"Of course I will, Mr. Bancroft," Lisa said quickly. "And I'm very sorry about your father."
When he left, Lisa looked at Meredith, who was staring blankly at the empty doorway. "Mer? Are you okay?"
"I guess so," Meredith said in an odd voice.
"Is this grandfather the guy who married his secretary years ago?"
Meredith nodded. "He and my father didn't get along very well. I haven't seen him since I was eleven. He called though, to talk to my father about things at the store, and to me. He was—he was—I liked him," she finished helplessly. "He liked me too." She looked up at Lisa, her eyes glazed with sorrow. "Besides my father, he was my only close relative. All I have left are a few fifth or sixth cousins who I don't even know."
In the foyer of Philip Bancroft's house, Jonathan Sommers hesitated uneasily, searching through the crowds of people who, like himself, had come to pay the obligatory condolence visit on the day of Cyril Bancroft's funeral. He stopped one of the caterer's staff who was carrying a tray of drinks and helped himself to two that had been destined for other guests. After tossing down the vodka and tonic, Jonathan deposited the empty glass in a large potted fern, then he took a swallow of the scotch in the second glass and wrinkled his nose because it wasn't Chivas Regal. The vodka, combined with gin he'd drunk from a flask in the car outside, made him feel slightly better fortified to face the funeral amenities. Beside him, a tiny elderly woman was leaning on a cane, studying him with curiosity. Since good manners seemed to require that he speak to her, Jon cast about for some sort of polite conversation pertinent to the occasion. "I hate funerals, don't you?" he said.
"I rather like them," she said smugly. "At my age, I regard each funeral I attend as a personal triumph, because I was not the guest of honor."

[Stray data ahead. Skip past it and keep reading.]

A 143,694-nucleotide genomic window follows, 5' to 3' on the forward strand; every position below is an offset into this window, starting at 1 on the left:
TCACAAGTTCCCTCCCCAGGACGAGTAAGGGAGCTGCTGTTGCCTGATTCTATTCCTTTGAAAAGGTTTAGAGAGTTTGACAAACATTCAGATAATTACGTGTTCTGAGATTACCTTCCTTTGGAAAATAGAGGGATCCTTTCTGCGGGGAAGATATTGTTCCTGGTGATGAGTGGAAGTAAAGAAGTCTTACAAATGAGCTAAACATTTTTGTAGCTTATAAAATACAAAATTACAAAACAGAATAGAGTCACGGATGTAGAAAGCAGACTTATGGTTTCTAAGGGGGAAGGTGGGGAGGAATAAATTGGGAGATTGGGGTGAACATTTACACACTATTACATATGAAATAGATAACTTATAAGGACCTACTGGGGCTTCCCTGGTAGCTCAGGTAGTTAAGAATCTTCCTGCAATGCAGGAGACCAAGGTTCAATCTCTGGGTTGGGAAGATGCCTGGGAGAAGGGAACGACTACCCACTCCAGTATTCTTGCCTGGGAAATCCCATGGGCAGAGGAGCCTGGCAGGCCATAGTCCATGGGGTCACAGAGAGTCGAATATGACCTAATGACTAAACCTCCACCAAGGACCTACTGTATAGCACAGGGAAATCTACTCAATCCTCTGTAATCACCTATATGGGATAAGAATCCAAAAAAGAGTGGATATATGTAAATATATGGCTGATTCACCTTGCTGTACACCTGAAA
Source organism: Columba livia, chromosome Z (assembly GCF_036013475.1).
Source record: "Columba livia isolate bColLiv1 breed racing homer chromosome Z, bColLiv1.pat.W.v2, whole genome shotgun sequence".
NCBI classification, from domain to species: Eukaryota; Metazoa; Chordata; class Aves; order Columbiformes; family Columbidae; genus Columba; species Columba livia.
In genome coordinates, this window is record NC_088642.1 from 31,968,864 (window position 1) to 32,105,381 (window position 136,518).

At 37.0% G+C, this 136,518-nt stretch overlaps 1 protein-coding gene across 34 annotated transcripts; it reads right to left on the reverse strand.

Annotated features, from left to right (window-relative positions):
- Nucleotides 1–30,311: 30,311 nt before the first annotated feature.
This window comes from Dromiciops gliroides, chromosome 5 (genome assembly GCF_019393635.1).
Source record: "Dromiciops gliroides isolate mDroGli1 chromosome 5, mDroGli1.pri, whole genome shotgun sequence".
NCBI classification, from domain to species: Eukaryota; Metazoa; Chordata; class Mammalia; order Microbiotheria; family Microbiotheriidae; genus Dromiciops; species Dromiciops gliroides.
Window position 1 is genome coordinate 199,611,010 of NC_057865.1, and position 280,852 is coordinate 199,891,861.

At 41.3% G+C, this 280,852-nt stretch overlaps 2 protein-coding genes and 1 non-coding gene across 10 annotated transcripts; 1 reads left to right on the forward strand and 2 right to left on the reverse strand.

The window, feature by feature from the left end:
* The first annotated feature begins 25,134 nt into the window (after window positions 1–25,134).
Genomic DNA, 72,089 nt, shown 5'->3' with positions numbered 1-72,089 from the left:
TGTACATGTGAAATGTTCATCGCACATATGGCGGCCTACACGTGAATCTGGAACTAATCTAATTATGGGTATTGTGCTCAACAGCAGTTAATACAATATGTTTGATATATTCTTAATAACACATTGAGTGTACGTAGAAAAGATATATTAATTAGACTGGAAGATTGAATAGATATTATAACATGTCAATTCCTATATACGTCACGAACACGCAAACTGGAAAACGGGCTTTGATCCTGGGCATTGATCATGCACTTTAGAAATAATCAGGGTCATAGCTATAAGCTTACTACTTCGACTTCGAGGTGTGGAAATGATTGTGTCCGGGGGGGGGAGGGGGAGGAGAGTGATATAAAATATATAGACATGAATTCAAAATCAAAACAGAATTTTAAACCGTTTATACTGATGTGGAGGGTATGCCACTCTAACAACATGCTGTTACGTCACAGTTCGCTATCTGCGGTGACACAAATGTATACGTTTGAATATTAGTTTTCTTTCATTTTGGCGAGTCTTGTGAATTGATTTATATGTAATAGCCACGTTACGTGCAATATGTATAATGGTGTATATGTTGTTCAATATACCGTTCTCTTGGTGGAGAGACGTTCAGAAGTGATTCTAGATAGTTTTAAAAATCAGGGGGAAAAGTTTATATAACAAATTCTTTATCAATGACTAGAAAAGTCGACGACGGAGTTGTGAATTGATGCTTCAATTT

He swallowed a bark of laughter, because loud laughter on this austere occasion would be a severe breach of the etiquette he'd been taught to observe. Excusing himself, he put the unfinished scotch down on a small table beside him and went off in search of a better drink. Behind him, the elderly lady picked up the glass and took a dainty sip. "Cheap scotch!" she said in disgust, and put it back where he'd left it.
A few minutes later Jon spotted Parker Reynolds standing in an alcove off the living room with two young women and another man. After stopping at the buffet table to get another drink, he walked over to join his friends. "Great party, isn't it," he remarked with a sarcastic smile.
"I thought you hated funerals and never went to them," Parker said when the chorus of greetings was over.
"I do hate them. I'm not here to mourn Cyril Bancroft, I'm here today to protect my inheritance." Jon took a swallow of his drink, trying to wash away the bitterness he felt over what he was about to say. "My father is threatening to disinherit me again, only I think the old bastard really means it this time."
Leigh Ackerman, a pretty brunette with a lovely figure, looked at him in amused disbelief. "Your father is going to disinherit you if you don't attend funerals?"